Saturday, October 7, 2006

Medicine: Genentech (expensive) vs Genentech (cheap)?

Finally, anyone with an even mild interest in health management and policy should be following Genentech's new drug for macular degeneration. So Genentech dumped tons of money into making a new drug for that purpose, and a zillion dollars later, come up with Lucentis, a monoclonal antibody that will cost about 2000 bucks per dose and require monthly dosing. The only problem is that, while developing Lucentis, folks started wondering if one of Genentech's other drugs, Avastin, from which Lucentis is derived, might be helpful in its own right.
Avastin is a cancer drug which inhibits tumor angiogenesis. You can guess what happened next:

Before Lucentis was approved, as doctors started hearing the results of its clinical trials, many retina specialists began using Genentech’s cancer drug Avastin off-label as an eye treatment, at a cost of $20 to $100 a dose.

Both Avastin and Lucentis work in a similar way, and some eye doctors say they believe Avastin is equally as effective. However Avastin has not been tested in rigorous clinical trials as Lucentis has. So interest has been growing for a trial to compare the drugs.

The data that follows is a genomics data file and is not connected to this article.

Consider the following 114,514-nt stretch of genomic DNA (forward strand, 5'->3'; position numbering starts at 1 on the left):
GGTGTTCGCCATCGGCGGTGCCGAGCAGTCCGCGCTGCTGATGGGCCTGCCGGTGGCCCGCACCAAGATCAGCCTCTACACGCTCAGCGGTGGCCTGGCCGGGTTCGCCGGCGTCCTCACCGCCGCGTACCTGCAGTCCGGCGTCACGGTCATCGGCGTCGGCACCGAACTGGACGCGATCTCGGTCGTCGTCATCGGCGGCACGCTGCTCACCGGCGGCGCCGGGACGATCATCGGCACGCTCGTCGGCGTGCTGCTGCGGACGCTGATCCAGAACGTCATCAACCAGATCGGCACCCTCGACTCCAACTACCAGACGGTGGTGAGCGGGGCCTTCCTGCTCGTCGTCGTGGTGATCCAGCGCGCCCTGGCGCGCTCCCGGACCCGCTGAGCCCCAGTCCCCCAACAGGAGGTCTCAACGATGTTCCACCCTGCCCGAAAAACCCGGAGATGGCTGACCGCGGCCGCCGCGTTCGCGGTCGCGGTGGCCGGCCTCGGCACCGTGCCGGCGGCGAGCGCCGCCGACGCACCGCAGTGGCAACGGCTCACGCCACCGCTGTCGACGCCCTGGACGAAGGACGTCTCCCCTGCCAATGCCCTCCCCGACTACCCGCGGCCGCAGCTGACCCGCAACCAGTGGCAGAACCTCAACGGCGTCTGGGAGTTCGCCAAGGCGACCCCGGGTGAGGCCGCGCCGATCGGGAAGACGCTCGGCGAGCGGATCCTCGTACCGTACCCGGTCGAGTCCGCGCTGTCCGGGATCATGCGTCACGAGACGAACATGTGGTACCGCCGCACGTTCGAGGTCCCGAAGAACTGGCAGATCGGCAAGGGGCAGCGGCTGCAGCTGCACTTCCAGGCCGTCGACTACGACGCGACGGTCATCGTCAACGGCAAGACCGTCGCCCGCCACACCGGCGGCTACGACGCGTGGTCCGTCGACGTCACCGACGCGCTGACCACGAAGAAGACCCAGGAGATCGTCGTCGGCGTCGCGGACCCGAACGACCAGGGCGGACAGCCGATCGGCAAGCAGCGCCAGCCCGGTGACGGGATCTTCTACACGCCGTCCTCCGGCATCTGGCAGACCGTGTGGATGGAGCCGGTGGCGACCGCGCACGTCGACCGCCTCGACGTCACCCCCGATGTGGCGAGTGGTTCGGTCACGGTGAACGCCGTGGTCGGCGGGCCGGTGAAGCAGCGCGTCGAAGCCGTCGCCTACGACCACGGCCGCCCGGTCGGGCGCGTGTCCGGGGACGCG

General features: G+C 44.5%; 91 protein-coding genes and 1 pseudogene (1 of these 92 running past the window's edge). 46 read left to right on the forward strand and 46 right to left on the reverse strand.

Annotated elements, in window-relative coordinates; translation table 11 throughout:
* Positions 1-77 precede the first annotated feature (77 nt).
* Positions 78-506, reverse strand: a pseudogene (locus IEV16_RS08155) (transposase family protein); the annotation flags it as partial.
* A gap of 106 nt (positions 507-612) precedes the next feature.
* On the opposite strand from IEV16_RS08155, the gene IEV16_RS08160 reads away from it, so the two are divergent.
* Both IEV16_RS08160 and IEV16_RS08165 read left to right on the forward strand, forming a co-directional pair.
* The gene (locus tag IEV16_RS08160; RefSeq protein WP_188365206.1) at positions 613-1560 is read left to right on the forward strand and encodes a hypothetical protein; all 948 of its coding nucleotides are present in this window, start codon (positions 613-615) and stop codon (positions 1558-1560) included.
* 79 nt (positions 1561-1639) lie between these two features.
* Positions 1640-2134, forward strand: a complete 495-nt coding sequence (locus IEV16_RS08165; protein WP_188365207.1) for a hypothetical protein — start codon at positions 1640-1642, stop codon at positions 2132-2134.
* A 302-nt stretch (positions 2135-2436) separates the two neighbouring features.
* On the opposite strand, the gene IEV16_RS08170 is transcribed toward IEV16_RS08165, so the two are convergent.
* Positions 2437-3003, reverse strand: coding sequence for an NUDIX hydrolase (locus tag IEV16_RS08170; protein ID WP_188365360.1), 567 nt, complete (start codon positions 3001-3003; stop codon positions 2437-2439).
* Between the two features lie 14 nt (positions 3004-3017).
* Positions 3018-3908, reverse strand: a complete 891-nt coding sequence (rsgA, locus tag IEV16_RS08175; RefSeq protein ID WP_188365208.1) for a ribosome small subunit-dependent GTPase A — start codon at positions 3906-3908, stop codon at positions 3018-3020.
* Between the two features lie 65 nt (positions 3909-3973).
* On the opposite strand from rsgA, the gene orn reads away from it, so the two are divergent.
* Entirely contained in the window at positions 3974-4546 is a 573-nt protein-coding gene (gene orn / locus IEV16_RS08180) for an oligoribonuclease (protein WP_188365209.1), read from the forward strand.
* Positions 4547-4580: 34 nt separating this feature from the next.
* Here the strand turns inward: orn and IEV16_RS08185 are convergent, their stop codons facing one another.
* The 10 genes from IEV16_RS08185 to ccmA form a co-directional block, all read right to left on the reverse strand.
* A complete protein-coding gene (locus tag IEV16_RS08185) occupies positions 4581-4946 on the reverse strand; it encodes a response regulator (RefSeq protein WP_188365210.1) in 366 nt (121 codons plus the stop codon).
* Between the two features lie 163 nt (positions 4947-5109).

This case demonstrates why having a prescription drug plan attached to Medicare might have some tremendous upside, in that the federal government now has a vested interest in controlling drug costs which will indubitably be in conflict with the interests of pharma and biotech firms. And that's something new, because the government doesn't really do ANYTHING to get in the way of pharma and biotech firms, besides making sure they don't directly poison the population. Incentives for innovation are good, but making profits with bad innovation (such as when you spend a zillion dollars developing a new drug for a new indication when one of your own damn proprietary products treats the disorder already) shouldn't be encouraged. Science depends on serendipity, and this time, serendipity bit Genentech in the ass. Don't feel bad, serendipity has made Genentech zillions of dollars in the past.

And just imagine, that Genentech wasn't interested in funding this research itself! It's wonderful to see NIH taking a role researching A) off-label usages of already approved drugs (generally left to the drug companies, who will only do so when having approval helps their profit margins, not when medicine needs further information), and B) trying to contain costs for a drug of prime interest to the Medicare population.

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